I'm curious where the PYM stat comes from. Do they publish such things? And does it reflect the quick drop I've been seeing these last five years?

Micah Bales said...

@Raye I think we all have a role to play, of course. However, I have observed that some individuals are more particularly called to full-time gospel service, and I hope that we can support those individuals, both spiritually and financially in their call to be agents of Christian renewal in these days that are so dark in many ways.

@Sam "Religious orthodoxy" isn't quite the way I would frame the problem. Instead, I would say that our stagnancy and failure to live lives of vibrant beauty and love stem from a lack of mutual submission to God as revealed in Jesus Christ. I believe that, as we commit ourselves to following Jesus as he is present to us through his Holy Spirit, we will be transformed, brought into unity as his Church, and sent out into the world to share his good news of healing and reconciliation.

@Martin I got the statistics about PYM's attendership from Thomas Swain, the clerk of the Yearly Meeting. I am not sure whether these are published anywhere, but Thomas said that it was alright to share them on my blog.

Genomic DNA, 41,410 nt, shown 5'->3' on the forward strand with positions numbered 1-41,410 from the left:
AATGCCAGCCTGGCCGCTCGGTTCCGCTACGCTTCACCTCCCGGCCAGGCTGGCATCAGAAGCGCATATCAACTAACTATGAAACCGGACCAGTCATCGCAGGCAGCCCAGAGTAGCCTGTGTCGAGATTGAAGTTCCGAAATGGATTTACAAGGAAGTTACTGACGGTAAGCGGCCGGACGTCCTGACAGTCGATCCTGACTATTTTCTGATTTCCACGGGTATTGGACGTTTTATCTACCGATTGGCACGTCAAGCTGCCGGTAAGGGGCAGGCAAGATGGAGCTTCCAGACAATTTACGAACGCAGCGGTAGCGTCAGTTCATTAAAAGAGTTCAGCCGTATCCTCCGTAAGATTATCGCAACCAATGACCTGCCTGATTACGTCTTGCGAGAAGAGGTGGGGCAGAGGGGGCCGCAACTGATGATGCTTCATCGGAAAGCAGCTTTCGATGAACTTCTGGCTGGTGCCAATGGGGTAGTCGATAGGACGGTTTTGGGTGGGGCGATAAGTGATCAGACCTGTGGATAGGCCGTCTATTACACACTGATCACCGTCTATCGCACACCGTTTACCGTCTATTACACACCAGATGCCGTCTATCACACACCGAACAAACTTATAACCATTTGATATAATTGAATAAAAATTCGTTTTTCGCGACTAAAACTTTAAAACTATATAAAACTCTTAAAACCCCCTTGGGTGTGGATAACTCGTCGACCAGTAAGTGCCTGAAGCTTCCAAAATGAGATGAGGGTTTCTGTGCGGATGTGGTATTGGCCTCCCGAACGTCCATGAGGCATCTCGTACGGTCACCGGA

Lisa H said...

Hi Micah, I just linked to this post in a post on my blog about participatory culture. Thanks for lifting up some of the meetings that are experimenting with how we hold worship.

Meg said...

Hello Martin
The report on memebership and participation from PYM Deepening and Strengthening our Meetings was received by the clerk of my mtg, the clerk of Care and Counsel and the Quarter. Assume it was the same for your quarter and mtg.
I saw it as useful info. For one thing, we need to attend to how to help small groups thrive and one of PYM's workshops this Sat is on children in small meetings.
Also, for a bit of hope: one of the larger mtgs for attendance now had a only a handful of people on many first days back in the 80s. I remember being glad to pull into the parking lot and see at least 5 other cars. My gratitude to those who held true and were welcoming and patient with newcomers.